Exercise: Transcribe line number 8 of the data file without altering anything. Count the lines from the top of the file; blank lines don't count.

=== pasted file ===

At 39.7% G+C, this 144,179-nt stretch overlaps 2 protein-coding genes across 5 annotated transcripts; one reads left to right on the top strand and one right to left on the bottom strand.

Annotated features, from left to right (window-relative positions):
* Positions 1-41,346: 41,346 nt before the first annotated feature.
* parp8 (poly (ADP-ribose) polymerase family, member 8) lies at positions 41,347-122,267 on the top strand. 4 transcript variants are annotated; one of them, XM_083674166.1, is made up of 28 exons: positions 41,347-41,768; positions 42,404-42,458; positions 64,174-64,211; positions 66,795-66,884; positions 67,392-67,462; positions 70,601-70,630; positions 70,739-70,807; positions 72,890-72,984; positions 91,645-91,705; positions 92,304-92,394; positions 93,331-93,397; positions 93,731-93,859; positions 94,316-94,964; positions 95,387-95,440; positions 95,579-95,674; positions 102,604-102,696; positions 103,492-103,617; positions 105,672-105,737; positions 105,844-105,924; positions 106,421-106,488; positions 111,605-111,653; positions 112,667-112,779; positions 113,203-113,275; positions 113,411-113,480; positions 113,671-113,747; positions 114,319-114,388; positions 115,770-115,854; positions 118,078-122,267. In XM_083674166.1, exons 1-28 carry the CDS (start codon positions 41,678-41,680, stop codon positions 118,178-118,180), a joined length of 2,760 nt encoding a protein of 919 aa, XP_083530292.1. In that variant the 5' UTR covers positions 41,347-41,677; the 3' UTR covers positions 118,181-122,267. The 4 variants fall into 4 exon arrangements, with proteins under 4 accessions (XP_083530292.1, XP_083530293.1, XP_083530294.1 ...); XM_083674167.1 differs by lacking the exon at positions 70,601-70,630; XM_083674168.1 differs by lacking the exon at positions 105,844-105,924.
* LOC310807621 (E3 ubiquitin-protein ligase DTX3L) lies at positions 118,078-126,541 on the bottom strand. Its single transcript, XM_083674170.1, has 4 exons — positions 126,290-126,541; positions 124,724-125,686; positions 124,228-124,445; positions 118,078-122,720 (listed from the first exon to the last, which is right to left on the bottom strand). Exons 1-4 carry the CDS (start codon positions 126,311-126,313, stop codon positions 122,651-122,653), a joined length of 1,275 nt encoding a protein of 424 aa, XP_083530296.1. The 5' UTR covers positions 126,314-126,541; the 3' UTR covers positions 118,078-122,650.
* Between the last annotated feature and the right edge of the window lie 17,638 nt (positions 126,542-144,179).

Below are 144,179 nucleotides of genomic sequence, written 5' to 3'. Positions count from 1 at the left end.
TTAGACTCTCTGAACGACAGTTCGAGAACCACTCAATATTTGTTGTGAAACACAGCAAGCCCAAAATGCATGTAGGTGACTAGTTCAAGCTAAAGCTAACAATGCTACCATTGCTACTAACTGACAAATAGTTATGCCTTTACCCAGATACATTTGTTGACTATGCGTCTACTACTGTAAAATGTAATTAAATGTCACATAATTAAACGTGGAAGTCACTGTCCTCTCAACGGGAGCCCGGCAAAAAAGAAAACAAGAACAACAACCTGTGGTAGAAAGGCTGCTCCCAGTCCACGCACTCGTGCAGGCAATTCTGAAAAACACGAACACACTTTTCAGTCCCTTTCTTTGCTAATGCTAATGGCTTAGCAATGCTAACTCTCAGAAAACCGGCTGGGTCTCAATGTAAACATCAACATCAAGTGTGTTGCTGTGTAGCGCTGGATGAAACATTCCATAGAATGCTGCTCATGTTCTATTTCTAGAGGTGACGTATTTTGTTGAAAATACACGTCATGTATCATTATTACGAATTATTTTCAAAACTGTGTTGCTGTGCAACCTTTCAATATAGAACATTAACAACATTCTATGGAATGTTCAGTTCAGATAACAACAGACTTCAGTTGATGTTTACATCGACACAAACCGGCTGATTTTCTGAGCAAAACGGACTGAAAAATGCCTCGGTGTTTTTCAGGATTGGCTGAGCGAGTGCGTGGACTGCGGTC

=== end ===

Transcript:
TTAGACTCTCTGAACGACAGTTCGAGAACCACTCAATATTTGTTGTGAAACACAGCAAGCCCAAAATGCATGTAGGTGACTAGTTCAAGCTAAAGCTAACAATGCTACCATTGCTACTAACTGACAAATAGTTATGCCTTTACCCAGATACATTTGTTGACTATGCGTCTACTACTGTAAAATGTAATTAAATGTCACATAATTAAACGTGGAAGTCACTGTCCTCTCAACGGGAGCCCGGCAAAAAAGAAAACAAGAACAACAACCTGTGGTAGAAAGGCTGCTCCCAGTCCACGCACTCGTGCAGGCAATTCTGAAAAACACGAACACACTTTTCAGTCCCTTTCTTTGCTAATGCTAATGGCTTAGCAATGCTAACTCTCAGAAAACCGGCTGGGTCTCAATGTAAACATCAACATCAAGTGTGTTGCTGTGTAGCGCTGGATGAAACATTCCATAGAATGCTGCTCATGTTCTATTTCTAGAGGTGACGTATTTTGTTGAAAATACACGTCATGTATCATTATTACGAATTATTTTCAAAACTGTGTTGCTGTGCAACCTTTCAATATAGAACATTAACAACATTCTATGGAATGTTCAGTTCAGATAACAACAGACTTCAGTTGATGTTTACATCGACACAAACCGGCTGATTTTCTGAGCAAAACGGACTGAAAAATGCCTCGGTGTTTTTCAGGATTGGCTGAGCGAGTGCGTGGACTGCGGTC